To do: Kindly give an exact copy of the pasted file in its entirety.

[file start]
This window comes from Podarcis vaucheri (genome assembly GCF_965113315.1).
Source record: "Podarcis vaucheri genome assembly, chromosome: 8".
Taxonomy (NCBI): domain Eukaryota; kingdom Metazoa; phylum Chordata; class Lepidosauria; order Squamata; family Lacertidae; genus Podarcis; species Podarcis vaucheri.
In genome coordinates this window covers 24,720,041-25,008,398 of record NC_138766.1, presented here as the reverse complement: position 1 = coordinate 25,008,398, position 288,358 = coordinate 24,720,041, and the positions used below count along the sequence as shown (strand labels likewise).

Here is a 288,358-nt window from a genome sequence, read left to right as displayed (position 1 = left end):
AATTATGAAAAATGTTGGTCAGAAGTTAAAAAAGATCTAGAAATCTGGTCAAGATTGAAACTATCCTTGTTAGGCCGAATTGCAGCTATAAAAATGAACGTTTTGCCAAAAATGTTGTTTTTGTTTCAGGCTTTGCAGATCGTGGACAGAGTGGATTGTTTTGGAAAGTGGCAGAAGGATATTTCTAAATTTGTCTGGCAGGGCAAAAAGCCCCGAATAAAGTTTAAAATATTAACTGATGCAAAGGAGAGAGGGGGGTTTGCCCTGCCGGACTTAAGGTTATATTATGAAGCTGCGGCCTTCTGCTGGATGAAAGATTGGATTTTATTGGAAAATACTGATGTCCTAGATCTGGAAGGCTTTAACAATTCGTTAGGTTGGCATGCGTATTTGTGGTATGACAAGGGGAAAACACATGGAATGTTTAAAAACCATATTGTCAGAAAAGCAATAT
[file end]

This window comes from Podarcis vaucheri (genome assembly GCF_965113315.1).
Source record: "Podarcis vaucheri genome assembly, chromosome: 8".
Taxonomy (NCBI): domain Eukaryota; kingdom Metazoa; phylum Chordata; class Lepidosauria; order Squamata; family Lacertidae; genus Podarcis; species Podarcis vaucheri.
In genome coordinates this window covers 24,720,041-25,008,398 of record NC_138766.1, presented here as the reverse complement: position 1 = coordinate 25,008,398, position 288,358 = coordinate 24,720,041, and the positions used below count along the sequence as shown (strand labels likewise).

Here is a 288,358-nt window from a genome sequence, read left to right as displayed (position 1 = left end):
AATTATGAAAAATGTTGGTCAGAAGTTAAAAAAGATCTAGAAATCTGGTCAAGATTGAAACTATCCTTGTTAGGCCGAATTGCAGCTATAAAAATGAACGTTTTGCCAAAAATGTTGTTTTTGTTTCAGGCTTTGCAGATCGTGGACAGAGTGGATTGTTTTGGAAAGTGGCAGAAGGATATTTCTAAATTTGTCTGGCAGGGCAAAAAGCCCCGAATAAAGTTTAAAATATTAACTGATGCAAAGGAGAGAGGGGGGTTTGCCCTGCCGGACTTAAGGTTATATTATGAAGCTGCGGCCTTCTGCTGGATGAAAGATTGGATTTTATTGGAAAATACTGATGTCCTAGATCTGGAAGGCTTTAACAATTCGTTAGGTTGGCATGCGTATTTGTGGTATGACAAGGGGAAAACACATGGAATGTTTAAAAACCATATTGTCAGAAAAGCAATAT